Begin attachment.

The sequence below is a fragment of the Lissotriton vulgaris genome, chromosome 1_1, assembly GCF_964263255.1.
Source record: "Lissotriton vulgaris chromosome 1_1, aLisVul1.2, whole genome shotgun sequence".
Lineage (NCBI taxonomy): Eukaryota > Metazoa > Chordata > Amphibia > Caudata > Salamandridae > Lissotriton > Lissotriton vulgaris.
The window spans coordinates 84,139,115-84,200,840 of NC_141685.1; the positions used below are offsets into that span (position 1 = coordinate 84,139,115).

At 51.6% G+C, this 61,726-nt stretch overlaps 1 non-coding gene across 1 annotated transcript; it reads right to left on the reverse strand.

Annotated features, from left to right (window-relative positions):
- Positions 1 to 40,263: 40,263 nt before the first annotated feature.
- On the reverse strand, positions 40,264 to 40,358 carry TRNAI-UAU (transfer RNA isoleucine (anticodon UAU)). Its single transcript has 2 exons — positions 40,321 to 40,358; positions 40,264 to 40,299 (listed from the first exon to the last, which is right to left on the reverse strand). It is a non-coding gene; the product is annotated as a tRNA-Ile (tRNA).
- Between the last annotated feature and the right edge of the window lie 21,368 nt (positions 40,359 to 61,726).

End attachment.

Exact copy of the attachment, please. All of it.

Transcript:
The sequence below is a fragment of the Lissotriton vulgaris genome, chromosome 1_1, assembly GCF_964263255.1.
Source record: "Lissotriton vulgaris chromosome 1_1, aLisVul1.2, whole genome shotgun sequence".
Lineage (NCBI taxonomy): Eukaryota > Metazoa > Chordata > Amphibia > Caudata > Salamandridae > Lissotriton > Lissotriton vulgaris.
The window spans coordinates 84,139,115-84,200,840 of NC_141685.1; the positions used below are offsets into that span (position 1 = coordinate 84,139,115).

At 51.6% G+C, this 61,726-nt stretch overlaps 1 non-coding gene across 1 annotated transcript; it reads right to left on the reverse strand.

Annotated features, from left to right (window-relative positions):
- Positions 1 to 40,263: 40,263 nt before the first annotated feature.
- On the reverse strand, positions 40,264 to 40,358 carry TRNAI-UAU (transfer RNA isoleucine (anticodon UAU)). Its single transcript has 2 exons — positions 40,321 to 40,358; positions 40,264 to 40,299 (listed from the first exon to the last, which is right to left on the reverse strand). It is a non-coding gene; the product is annotated as a tRNA-Ile (tRNA).
- Between the last annotated feature and the right edge of the window lie 21,368 nt (positions 40,359 to 61,726).